The Environmental Protection Agency unveiled this week its final rules for reducing emissions from heavy-duty trucks, including semitractor-trailers, buses, and other heavy trucks.
The agency said the new rules would cut carbon dioxide emissions by 1.1 billion tons, cut fuel costs by $170 billion, and save roughly 2 billion barrels of oil over the lifetime of the vehicles sold under the new program. Medium- and heavy-duty trucks contribute 20 percent of the country's transportation emissions, but comprise about 10 percent of cars on the road.
“The actions we take today on climate change will help lessen the impacts on future generations,” EPA Administrator Gina McCarthy said in a statement. “This next phase of standards for heavy- and medium-duty vehicles will significantly reduce greenhouse gas emissions while driving innovation, and will ensure that the United States continues to lead the world in developing fuel-efficient technologies through the next decade and beyond.”
The new rules are the second phase of an initiative by the EPA to reduce greenhouse gases in the U.S. The proposed standards were introduced last year, but the finalized program announced this week is much more stringent than the initial proposal.
The standards outline an ambitious plan to cut emissions in long-haul trucks and vocational vehicles by roughly 25 percent by 2027, and heavy-duty pickups by 16 percent.
The EPA says owners would recoup the expense for more fuel-saving technology in those semi-trucks in only two years, which could cost as much as $12,000 per vehicle.
Industry insiders praised the new rules and said it largely be a boon for the environment and industry.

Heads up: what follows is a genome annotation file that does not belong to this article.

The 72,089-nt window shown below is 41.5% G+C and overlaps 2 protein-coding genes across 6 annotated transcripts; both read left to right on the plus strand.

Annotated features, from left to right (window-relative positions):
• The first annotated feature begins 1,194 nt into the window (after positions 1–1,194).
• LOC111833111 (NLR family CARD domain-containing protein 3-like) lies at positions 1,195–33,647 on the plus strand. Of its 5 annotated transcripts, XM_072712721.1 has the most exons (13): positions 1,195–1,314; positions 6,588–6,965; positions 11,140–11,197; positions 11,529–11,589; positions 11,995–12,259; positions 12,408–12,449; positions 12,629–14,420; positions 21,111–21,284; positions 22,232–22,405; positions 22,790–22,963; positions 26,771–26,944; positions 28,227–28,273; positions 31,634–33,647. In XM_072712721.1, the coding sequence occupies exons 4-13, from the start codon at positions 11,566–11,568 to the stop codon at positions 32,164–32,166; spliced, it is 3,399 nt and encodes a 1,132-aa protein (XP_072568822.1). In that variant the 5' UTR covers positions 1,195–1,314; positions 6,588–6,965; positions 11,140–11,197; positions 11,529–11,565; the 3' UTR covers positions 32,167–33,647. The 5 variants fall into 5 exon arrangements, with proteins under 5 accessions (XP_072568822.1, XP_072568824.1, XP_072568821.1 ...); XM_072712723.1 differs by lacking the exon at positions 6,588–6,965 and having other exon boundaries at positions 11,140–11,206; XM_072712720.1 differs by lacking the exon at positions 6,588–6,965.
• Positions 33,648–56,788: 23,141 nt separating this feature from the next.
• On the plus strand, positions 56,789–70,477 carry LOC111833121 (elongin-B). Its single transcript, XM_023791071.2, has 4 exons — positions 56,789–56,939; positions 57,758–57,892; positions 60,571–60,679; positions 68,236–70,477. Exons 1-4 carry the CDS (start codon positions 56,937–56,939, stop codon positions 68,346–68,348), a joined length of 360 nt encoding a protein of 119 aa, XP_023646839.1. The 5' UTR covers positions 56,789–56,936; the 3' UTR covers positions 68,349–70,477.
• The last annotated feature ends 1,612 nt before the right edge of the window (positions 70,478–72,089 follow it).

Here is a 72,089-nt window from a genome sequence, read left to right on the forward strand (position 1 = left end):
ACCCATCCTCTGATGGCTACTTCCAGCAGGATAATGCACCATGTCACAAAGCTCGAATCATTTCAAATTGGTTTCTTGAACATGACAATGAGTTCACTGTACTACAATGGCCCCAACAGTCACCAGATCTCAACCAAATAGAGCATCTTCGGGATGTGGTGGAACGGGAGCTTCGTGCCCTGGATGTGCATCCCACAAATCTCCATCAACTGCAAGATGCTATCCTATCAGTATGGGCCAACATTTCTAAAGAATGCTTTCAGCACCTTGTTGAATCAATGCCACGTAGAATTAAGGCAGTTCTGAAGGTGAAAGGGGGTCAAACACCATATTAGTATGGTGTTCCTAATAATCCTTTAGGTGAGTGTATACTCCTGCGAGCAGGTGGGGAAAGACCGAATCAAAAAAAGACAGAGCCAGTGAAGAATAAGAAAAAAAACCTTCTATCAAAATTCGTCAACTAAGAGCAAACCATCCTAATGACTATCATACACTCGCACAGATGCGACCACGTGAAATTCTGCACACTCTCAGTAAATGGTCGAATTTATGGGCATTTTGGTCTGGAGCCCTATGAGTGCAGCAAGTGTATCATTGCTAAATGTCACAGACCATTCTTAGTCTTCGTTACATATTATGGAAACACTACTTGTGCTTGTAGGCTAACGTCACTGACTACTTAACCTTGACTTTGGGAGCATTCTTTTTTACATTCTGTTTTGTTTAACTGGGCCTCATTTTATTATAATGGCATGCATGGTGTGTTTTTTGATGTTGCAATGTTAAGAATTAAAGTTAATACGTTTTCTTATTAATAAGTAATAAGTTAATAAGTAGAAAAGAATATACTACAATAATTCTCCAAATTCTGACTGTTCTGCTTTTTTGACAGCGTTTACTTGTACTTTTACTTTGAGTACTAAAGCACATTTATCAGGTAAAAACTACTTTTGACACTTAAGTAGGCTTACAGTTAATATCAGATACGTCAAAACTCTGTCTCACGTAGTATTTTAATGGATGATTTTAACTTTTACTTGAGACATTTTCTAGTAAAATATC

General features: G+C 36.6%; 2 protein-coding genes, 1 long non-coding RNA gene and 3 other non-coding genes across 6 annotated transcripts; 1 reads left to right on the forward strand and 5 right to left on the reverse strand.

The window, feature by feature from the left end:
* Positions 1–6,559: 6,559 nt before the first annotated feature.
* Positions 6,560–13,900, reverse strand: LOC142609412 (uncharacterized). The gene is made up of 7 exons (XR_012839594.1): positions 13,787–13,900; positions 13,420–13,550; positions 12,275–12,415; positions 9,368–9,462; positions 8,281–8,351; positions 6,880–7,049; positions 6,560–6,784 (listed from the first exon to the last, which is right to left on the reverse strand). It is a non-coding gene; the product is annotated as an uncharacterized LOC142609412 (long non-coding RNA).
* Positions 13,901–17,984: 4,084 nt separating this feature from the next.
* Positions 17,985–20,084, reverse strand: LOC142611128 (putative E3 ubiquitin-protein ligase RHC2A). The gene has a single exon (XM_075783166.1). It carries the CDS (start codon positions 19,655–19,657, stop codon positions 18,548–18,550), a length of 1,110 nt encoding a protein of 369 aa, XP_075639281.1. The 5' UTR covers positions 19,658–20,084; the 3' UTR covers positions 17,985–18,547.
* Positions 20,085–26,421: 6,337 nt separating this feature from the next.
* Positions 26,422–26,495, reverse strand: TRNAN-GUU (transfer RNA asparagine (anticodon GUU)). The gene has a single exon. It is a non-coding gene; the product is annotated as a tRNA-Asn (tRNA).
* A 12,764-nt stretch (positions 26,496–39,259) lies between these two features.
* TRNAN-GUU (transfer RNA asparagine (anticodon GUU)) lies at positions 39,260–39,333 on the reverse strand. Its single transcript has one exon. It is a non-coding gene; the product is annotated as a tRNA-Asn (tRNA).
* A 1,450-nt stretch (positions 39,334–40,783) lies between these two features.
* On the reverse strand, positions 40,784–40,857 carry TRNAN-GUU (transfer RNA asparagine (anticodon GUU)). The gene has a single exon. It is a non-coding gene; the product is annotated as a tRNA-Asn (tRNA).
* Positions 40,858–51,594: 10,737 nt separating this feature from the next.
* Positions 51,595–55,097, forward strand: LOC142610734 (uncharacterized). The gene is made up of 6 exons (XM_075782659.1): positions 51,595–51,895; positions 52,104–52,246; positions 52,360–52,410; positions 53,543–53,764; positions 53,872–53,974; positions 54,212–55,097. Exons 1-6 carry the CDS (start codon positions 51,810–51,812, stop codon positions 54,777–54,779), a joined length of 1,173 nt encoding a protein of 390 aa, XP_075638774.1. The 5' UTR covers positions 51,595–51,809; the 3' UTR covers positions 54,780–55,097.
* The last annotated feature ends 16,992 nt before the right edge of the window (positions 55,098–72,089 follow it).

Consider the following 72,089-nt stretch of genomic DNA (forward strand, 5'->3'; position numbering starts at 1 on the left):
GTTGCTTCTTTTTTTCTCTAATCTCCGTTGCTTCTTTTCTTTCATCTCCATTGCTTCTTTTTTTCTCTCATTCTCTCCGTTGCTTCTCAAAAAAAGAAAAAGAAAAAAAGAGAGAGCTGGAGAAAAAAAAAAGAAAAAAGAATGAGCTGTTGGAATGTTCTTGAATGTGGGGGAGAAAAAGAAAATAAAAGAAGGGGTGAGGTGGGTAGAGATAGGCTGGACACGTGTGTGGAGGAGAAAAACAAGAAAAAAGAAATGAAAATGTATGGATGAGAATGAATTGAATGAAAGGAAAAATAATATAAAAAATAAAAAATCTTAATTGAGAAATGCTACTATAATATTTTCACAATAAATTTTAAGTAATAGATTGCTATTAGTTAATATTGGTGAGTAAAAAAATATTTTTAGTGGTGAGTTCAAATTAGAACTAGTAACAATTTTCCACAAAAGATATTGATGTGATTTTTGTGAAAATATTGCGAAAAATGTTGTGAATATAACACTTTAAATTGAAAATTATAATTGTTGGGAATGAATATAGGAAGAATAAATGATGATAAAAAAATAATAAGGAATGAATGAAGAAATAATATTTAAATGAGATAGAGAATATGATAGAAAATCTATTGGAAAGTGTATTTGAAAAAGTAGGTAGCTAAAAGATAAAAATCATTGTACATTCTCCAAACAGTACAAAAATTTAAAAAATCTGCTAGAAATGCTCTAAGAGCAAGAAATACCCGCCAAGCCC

“Meeting the challenges set forth in the first phase of these rules has been underway since 2014, and won’t be fully implemented until 2017. In the days ahead we will be fully reviewing and offering additional insights on this new complex rule, and are hopeful that the new goals established here achieve an effective balance of meeting customer demands and societal goals,” Allen Schaeffer, executive director of the pro-diesel group, Diesel Technology Forum, said in a statement.
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Heavy-duty pickups, which contribute about 23 percent of all heavy-duty emissions, would face more stringent requirements to meet fuel economy under the program.
Beginning in 2021 the rules would ratchet down emissions by 2.5 percent each year until 2027. Heavy-duty trucks and vans would be evaluated on a "work factor" standard that would combine payload, towing capacity, and four-wheel-drive into a formula to determine their target fuel economy.
The agency estimates the additional cost for fuel-saving technology could be as much as $1,300 per truck and listed numerous ongoing programs such as hybridization and weight reduction that could help those trucks meet new standards.
The agency admitted in its report that many heavy-duty trucks are being used similarly to light-duty vehicles—passenger cars and trucks—and should be subject to the same rules.